May 4, 2017 mrittman
In recent times there has been a proliferation of preprint servers and much larger uptake by researchers, particularly in biology. Few objections have been raised to the concept of preprints and I wonder whether this is because most see preprints as reinforcing into their own position: traditionalists see then as no threat to journals, and supportive of the editorial process via providing feedback ahead of submission. Those at the more radical end of the spectrum see the potential to overthrow the system and ask why we need journals any more.
In this post I want to lay out four possible future scenarios for preprints. Most likely, as currently, different disciplines will take different routes and all of the scenarios may co-exist. This is not a debate that needs to polarise and finish at one end point. It is up to research communities to decide what works for them.
The main issues up for discussion are how to move a tentative piece of work into the corpus of accepted literature, and how preprints fit into the research cycle. Here are four possible scenarios:
1. The status quo
Here, journals stay as the guardians of accepted research and operate as currently. Preprints are a tool for early announcement that bypasses the often slow review and editorial process, and allows researchers to get early feedback on their work. This is more or less how physics has worked for a long time. In fact, I have heard it said that there is no great need for open access physics journals as everything is on arXiv.
This is the likely scenario for the immediate future as it doesn’t rock the boat. Researchers are generally conservative about changes to publishing and uptake of preprints in new disciplines is likely to be slow.
The status of preprints here is somewhat below journal articles. They are a kind of untested grey matter. This scenario places a great deal of faith in the efficacy of peer review and editorial decision-making, which has been much criticized. It seems a missed opportunity if preprints do not contribute to assessing research at least to some extent.
2. Preprints disappear
This is a scenario that I don’t really want to think about, but is a possibility. If there is a lack of widespread uptake of preprints and they are not recognised as valuable by funding bodies or in research assessment, they will become a burden to researchers and will gradually disappear: no new preprints will be added. The current signs point against this scenario, but only in certain fields. It is possible that preprints will never gain traction in other fields. There may be arguments against preprints, for example where clinical recommendations or patent applications are involved.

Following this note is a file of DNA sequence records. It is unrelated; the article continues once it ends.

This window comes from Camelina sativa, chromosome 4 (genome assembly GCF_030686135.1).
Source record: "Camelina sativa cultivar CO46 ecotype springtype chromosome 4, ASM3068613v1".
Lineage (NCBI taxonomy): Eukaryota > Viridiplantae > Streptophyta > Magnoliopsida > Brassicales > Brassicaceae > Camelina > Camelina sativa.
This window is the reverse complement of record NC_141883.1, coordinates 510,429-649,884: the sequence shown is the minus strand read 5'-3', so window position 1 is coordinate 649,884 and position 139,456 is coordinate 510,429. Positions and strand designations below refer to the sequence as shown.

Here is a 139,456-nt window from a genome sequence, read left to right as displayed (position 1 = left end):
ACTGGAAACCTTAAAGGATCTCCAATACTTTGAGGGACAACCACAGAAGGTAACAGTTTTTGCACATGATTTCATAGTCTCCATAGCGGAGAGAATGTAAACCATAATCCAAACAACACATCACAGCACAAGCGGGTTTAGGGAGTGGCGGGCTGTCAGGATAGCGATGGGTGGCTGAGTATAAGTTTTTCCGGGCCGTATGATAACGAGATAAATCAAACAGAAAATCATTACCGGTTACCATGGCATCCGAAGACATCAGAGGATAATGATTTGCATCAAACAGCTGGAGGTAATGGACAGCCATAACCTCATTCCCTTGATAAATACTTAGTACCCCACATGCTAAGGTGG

The way to avoid this endpoint involves some lobbying of influential organisations, as well as reaching a critical use mass for preprints. Tangible benefits for moderate effort need to be demonstrated.
3. Overlay journals
An overlay journal is one that directly publishes preprints. The editorial process takes place once the preprint is online.
In this scenario, the lines between preprints and journal articles become blurred. There is an editorial process, but it focuses on assessing the preprint directly, not a separately submitted piece of work. F1000 are essentially running this system, and Tim Gowers has set up the journal Discrete Analysis as an overlay on arXiv.
This approach has the potential to dramatically reduce the cost of publishing, and bring transparency to the process and more control to authors. It also has the potential for established publishers to take control of the preprint process and tie authors into their platform. Which preprint server to post on could become almost as agonizing as which journal to submit to. I suspect there are unintended consequences also when preprints start to be used to assess individual performance and metrics applied.
An advantage of this approach, though, is that it puts preprints more concretely into the research cycle. This would be a good strategy to promote for supporters of open science.
4. No journals
For those opposed to the role of publishers as arbiters and gatekeepers of research dissemination, the idea of getting rid of journals altogether is quite appealing. In this scenario, preprints are published and readers can make their own mind up whether they are any good. Preprints replace journal articles. With flexibility to update preprints at any time, research should become more self-correcting than it is currently. Most researchers already rely on search engines and related algorithms to find work for them, so tagging an article as belonging to a specific journal is obselete.
On the other hand, how does someone new to the field rate articles in this scenario? Some papers will get a lot of attention, whereas a great deal of incorrect, uninteresting research, will be left untouched, unread and wrong. At least with journals ever article goes through a checking process, even if it has some flaws.
To conclude, each of these scenarios has strengths and weaknesses and, as I said above, there is no one-size-fits-all solution. The main question to ask is whether they strengthen research output and lead to effective, creative work.